First of all, if you’re one of the two fans of YA literature out there who aren’t familiar with this series, it takes place in the distant future in a North American country called Panem, where the capital, District 1, rules over the other districts with an iron fist and forces their children to participate in “The Hunger Games,” a twisted reality show fight to the death.  In this third volume, our hero, Katniss, joins the rebels in the hitherto mysterious District 13, where she must decide how to act in her role as the symbol of the ongoing rebellion against the capital.  Gale, Katniss’s best friend is at her side ready to fight while Peeta, her partner in the games, is imprisoned in the capital and keeps urging peace.  The final volume fleshes out many of the minor characters, but keeps up the action of the previous books.

The complaint I’ve already seen about this volume is that Katniss continues to be a pawn in everyone else’s schemes.  It’s true, but I didn’t really expect anything different.  Like the other books, Katniss proves herself to be her own person, especially by her actions at the end of the story.  I feel like Katniss’s refusal to be only a pawn, while still lacking the control over her situation she desires, is one of the points of the story.  One of the things that bothered me about Catching Fire was how completely dense Katniss was about what was going on around her.  By contrast, the schemes in Mockingjay are genuinely harder to tease apart and more morally ambiguous, making it easier to stick with Katniss’s close first person perspective.

Having read Suzanne Collins’s other series, the excellent Gregor the Overlander books, I suspected that the ending of this book would be ambiguous.  It’s much less ambiguous than the Gregor books in that the political situation is resolved and we see what happened to all the characters.  However, many of the ambiguous actions of the war are never fully addressed, seemingly purposefully.  There’s certainly a lot of moral gray left in the story for readers to ponder.  As well, Collins makes some interesting choices with the plot near the end, where the plot seems to build to a tense climax only to be jerked away.  Fans of the romantic triangle may also be disappointed.  There are some interesting twists, but the romantic resolution is done quietly, without the fireworks some fans might want.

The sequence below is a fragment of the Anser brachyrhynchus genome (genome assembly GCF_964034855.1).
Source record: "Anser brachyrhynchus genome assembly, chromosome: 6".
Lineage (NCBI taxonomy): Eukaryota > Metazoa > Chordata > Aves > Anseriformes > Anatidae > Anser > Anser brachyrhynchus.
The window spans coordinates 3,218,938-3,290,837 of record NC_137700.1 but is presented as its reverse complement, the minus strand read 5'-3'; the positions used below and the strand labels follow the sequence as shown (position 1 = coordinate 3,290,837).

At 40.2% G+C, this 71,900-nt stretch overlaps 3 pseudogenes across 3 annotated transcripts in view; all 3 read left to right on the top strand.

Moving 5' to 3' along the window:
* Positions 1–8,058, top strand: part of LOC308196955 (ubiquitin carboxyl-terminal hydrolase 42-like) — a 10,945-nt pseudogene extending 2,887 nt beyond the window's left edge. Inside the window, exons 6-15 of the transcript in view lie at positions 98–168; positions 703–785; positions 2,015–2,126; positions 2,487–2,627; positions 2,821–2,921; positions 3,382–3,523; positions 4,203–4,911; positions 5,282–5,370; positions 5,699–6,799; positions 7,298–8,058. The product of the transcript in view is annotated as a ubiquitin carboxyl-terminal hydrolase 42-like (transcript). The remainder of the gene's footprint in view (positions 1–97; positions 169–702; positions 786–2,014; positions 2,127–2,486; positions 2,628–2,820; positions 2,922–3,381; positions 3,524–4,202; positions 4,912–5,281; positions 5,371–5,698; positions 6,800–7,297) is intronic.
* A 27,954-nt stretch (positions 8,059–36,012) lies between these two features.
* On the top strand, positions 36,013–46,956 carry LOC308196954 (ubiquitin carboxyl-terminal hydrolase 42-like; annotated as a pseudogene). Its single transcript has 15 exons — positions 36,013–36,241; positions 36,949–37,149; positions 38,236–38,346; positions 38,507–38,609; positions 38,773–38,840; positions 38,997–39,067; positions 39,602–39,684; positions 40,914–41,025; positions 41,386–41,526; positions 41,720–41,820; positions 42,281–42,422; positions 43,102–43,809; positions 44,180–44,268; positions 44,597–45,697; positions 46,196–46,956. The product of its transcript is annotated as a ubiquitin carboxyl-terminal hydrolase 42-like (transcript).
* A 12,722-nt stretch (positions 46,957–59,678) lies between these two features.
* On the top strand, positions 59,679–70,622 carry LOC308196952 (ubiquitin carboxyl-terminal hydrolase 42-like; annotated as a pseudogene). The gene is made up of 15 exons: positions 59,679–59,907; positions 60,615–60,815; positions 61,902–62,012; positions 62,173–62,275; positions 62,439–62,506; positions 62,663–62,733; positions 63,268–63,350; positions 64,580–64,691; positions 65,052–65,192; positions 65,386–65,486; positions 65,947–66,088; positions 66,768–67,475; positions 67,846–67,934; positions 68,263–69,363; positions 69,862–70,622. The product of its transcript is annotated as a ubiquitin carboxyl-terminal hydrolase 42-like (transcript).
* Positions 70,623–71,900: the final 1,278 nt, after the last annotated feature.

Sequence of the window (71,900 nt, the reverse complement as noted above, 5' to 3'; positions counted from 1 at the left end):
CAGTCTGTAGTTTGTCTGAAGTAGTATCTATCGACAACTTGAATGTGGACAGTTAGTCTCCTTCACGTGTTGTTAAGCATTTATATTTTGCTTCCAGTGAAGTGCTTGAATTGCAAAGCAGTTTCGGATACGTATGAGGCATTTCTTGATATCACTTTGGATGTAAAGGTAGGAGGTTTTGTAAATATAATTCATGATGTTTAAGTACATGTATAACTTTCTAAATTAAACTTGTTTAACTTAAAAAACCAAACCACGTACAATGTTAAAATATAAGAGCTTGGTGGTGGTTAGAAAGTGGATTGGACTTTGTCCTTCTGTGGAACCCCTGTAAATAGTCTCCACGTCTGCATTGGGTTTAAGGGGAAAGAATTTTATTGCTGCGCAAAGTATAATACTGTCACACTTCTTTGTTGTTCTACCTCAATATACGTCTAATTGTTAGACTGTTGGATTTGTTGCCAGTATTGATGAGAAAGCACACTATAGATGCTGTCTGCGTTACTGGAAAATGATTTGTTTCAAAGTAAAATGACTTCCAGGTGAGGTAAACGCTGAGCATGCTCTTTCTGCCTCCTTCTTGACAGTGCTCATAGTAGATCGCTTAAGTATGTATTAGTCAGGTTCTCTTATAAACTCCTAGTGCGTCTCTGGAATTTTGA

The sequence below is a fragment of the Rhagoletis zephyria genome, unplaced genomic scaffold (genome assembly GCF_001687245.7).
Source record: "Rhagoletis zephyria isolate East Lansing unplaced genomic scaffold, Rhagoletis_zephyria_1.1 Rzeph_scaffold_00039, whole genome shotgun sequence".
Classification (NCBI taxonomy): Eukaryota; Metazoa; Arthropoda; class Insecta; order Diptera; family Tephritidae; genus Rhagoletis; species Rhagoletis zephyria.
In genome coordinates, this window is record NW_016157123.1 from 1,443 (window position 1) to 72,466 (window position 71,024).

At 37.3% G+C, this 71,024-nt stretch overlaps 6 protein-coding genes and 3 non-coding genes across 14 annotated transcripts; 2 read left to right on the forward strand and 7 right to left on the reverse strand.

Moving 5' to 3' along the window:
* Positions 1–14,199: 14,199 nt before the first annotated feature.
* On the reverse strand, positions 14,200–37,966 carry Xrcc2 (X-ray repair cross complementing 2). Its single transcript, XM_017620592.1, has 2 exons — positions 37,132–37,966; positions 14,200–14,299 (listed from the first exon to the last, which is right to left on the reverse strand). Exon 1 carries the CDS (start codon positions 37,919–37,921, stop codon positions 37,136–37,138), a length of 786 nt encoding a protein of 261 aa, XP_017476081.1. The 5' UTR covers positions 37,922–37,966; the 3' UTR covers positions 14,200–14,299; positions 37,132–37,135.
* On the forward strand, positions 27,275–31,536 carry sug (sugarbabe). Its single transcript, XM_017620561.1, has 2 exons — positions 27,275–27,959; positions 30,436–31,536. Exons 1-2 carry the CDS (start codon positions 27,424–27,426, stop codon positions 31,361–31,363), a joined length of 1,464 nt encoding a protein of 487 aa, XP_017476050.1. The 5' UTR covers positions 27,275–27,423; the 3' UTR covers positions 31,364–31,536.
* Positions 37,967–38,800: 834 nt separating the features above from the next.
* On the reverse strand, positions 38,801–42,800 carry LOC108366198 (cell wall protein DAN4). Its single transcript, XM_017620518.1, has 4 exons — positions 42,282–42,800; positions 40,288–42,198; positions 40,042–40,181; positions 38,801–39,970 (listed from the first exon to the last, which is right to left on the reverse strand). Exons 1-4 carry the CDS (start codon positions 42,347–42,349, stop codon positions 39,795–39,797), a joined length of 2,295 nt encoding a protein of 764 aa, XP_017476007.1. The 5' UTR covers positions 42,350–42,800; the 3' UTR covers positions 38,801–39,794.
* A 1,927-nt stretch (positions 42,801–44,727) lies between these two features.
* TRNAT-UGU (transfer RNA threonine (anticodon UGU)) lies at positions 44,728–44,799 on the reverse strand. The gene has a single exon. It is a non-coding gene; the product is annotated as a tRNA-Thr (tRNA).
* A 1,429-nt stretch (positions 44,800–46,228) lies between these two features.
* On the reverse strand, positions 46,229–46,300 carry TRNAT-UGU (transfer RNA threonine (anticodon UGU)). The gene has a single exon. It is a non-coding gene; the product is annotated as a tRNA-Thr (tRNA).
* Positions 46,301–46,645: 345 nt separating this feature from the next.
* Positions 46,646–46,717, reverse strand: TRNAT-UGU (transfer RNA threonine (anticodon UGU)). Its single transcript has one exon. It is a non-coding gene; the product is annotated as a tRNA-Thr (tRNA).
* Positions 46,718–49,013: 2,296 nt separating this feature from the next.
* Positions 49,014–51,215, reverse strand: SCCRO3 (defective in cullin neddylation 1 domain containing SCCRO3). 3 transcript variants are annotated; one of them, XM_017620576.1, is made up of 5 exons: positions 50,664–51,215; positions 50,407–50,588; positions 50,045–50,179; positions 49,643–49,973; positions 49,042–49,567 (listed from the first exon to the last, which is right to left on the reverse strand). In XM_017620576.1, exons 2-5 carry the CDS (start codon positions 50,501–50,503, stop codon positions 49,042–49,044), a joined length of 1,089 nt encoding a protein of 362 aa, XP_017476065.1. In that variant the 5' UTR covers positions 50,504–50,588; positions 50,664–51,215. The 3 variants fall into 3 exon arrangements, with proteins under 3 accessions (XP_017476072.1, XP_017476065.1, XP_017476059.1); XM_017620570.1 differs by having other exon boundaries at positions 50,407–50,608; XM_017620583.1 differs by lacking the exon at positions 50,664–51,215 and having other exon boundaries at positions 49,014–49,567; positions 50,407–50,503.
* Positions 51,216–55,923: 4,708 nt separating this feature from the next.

So, in case I wasn’t clear, my first reflection is positive.  I liked the way Collins managed to keep the story so action packed yet still brought us a quieter ending.  I also appreciated that this volume was a lot less fashion-centric.

Fat Vampire

I wanted to like this YA novel so much.  I really enjoyed Adam Rex’s The True Meaning of Smekday.  While I don’t think the idea of the schlubby vampire or vampire life as boring and annoying is as revolutionary as some have said (see Catherine Jinks’s The Reformed Vampire Support Group, for example), I do think it hasn’t been done to death and has potential.   The first quarter or so of the novel didn’t let me down.  Doug, the titular fat vampire, and his best friend start the book by going to Comic Con and knocking over a bloodmobile.  A reality show starts hunting Doug and back at Doug’s hometown, a formerly internet addicted girl named Sejal arrives as an Indian exchange student.  The scenes are funny and the plot seems promising for a comic novel.

Then the story begins to hit a snag.  Doug turns out to be a complete jerk and when the humor slows down, it’s hard to enjoy him.  Sejal and her observations are interesting, but her purpose in the narrative doesn’t become clear.  Some mildly amusing plot detours, such as a trip to a Rocky Horror show, begin to bog down the story.  Then, what was originally presented as one of the biggest plot tensions, the reality show hunting Doug, suddenly disappears, making the book seem unanchored.  When the real villain finally emerges, I found him a little offensive.  I think maybe the author was trying to spoof the concept of the gay villain, or contrast it so we can see Doug’s homophobia, but I’m not even sure.  By that point, the book was all over the place and I was pretty much through with it.